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Windows Storage Spaces for fast disk in Lightroom

Explorer ,
Jun 20, 2020

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I'm in an ongoing quest to make my Windows machine as performant as possible, especially with Lightroom and Premiere.

My computer isn't anything too special:

Windows 10

Intel 6600K processor

32 GB Ram

2TB NVME storage for Windows, apps and Catalog

6TB 7200 RPM HDD for Photos and Video files

 

One aspect that I've always wanted to address is the bulk storage for my photos/videos.  Ideally I would buy a large NVME (either PCIE or M.2 based) but that gets expensive really fast.

I recently came across "Storage Spaces" which is primarily used in the Windows Server space, and in Windows 10 it is primarily used to do Windows based RAID for disks.  Hidden away in PowerShell though, is the ability to "attach" very fast SSD or NVME to relatively slow HDDs to help with the performance.

 

I decided to pick up a second NVME storage (in this case a Samsung 970 EVO PLUS 1TB) and try it out.

 

Here is what it looks like in Windows once it is setup:

 

Annotation 2020-06-20 160742.png

Here is a diagram that describes it:

Annotation 2020-06-20 160743.png

My 6TB drive which normally reads at 150MB/s and writes at 130MB/s now has a couple of caches in front of it:

  • Write Back Cache.  This is used for when writing photos/videos to the drive.  In my case I've configured it with 1/10th of the size of my NVME drive - 100MB.  Now when I write photos/videos to my storage drive, it writes them at 3200MB/s!  Each night (its weekly by default) Windows will run optimization at 1am and offload the write back cache - ready for the next job.
  • Read Cache.  The remainder of my 1TB NVME is configured as a Read Cache.  Windows maintains a "Heat Map" that marks which files are accessed the most - these are mirrored into the Read Cache everytime the Optimizer runs.  This means that often accessed photos/videos will be read at 3500MB/s instead of at 150MB/s.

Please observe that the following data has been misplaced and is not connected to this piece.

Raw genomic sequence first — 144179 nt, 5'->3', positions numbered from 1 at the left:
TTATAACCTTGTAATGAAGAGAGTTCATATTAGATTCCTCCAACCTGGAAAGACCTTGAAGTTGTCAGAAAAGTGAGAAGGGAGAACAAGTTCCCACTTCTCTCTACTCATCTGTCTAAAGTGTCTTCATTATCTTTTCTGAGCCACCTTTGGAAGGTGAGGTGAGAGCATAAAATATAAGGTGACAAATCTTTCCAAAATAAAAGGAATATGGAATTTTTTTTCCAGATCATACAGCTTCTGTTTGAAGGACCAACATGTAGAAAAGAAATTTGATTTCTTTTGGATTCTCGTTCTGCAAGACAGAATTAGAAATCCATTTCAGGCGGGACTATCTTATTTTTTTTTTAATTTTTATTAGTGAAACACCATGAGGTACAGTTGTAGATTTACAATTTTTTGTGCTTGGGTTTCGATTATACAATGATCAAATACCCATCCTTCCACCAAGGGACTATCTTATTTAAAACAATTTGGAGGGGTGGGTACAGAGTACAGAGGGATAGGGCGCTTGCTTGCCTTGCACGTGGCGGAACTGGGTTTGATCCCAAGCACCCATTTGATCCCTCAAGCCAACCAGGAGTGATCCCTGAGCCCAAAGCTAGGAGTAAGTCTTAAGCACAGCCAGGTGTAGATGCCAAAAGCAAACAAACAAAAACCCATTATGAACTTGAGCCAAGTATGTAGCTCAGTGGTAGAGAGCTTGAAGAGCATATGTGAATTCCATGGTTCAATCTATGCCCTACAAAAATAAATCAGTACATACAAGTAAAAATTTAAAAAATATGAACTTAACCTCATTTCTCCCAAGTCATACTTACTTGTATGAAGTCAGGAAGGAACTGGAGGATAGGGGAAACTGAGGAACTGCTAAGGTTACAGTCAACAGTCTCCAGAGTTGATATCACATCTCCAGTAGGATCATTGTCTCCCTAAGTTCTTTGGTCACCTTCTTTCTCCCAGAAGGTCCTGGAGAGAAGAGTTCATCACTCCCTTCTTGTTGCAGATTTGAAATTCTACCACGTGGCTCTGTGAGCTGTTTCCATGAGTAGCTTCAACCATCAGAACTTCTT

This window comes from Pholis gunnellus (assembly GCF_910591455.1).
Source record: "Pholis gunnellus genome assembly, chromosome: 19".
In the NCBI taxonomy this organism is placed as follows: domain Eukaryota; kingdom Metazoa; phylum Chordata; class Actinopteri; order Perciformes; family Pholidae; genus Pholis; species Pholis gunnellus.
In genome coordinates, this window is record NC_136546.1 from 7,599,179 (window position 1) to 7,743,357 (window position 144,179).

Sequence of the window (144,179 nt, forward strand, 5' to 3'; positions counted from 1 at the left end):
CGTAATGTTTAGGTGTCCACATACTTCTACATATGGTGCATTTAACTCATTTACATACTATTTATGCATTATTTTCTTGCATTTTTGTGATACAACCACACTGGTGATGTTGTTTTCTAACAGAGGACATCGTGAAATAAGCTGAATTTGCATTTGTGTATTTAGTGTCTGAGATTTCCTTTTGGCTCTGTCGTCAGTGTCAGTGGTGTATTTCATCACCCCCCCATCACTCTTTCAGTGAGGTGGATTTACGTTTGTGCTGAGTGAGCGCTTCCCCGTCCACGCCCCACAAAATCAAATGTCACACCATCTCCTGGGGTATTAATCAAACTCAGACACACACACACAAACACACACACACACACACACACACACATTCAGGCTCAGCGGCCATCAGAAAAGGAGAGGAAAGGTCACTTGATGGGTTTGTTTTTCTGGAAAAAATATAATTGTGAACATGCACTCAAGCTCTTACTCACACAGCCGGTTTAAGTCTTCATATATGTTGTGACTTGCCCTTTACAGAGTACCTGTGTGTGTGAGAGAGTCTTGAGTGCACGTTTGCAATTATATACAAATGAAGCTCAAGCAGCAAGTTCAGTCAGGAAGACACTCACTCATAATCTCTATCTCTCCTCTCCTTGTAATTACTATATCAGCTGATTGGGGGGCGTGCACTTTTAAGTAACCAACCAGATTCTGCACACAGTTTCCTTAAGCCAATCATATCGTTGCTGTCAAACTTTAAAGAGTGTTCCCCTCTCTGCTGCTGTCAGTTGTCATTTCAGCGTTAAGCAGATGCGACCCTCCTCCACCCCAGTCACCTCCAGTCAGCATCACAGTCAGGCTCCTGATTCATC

Storage Spaces is well documented:

 https://docs.microsoft.com/en-us/powershell/module/storage/?view=win10-ps

 

Unfortunately, as I mentioned above, the commands to set this up are hidden away behind PowerShell commands.  I found this guide:

https://nils.schimmelmann.us/post/153541254987/intel-smart-response-technology-vs-windows-10

 

WARNING:

The following is not for the faint of heart.  If you are not comfortable with disk partitioning, formatting drives then I'd recommend getting help before proceeding.  It is possible using the commands below to erase the contents of your drives!  You have been warned!

 

Instructions:

Note when I wrote this up I was using a spare 500GB SSD and a 3TB HDD which is what you will see below.  Secondly I suggest you read Nil's page (linked above) and become familiar with it as well as all of these instrunctions before proceeding with real hardware. 

 

Pre-requisites:

# You must be in Administrator mode in Powershell

# Have backups of your photos, videos and anything else you value

# Your SSD/NVME and HDD that you plan to use in the Storage Pool must all be empty.  You can't just migrate your photo drive with all its photos/videos into a storage pool. 

 

#The lines that are bolded below are meant to be copy pasted into your powershell window (you did rememeber to run this as Administrator, right?)

 

# Variables to be loaded for the Storage commands that follow.  Copy and paste these into Powershell.  Note, you can validate if it worked with the echo command (for example:  echo $StoragePoolName)

 

# Note you can change the Names below to suit your preferences.  Don't change the ResiliencySetting unless you know what you're doing and have multiple disks.

 

$StoragePoolName = "My Storage Pool"

 

$TieredSpaceName = "My Tiered Space"

 

$ResiliencySetting = "Simple"

 

$SSDTierName = "SSDTier"

 

$HDDTierName = "HDDTier"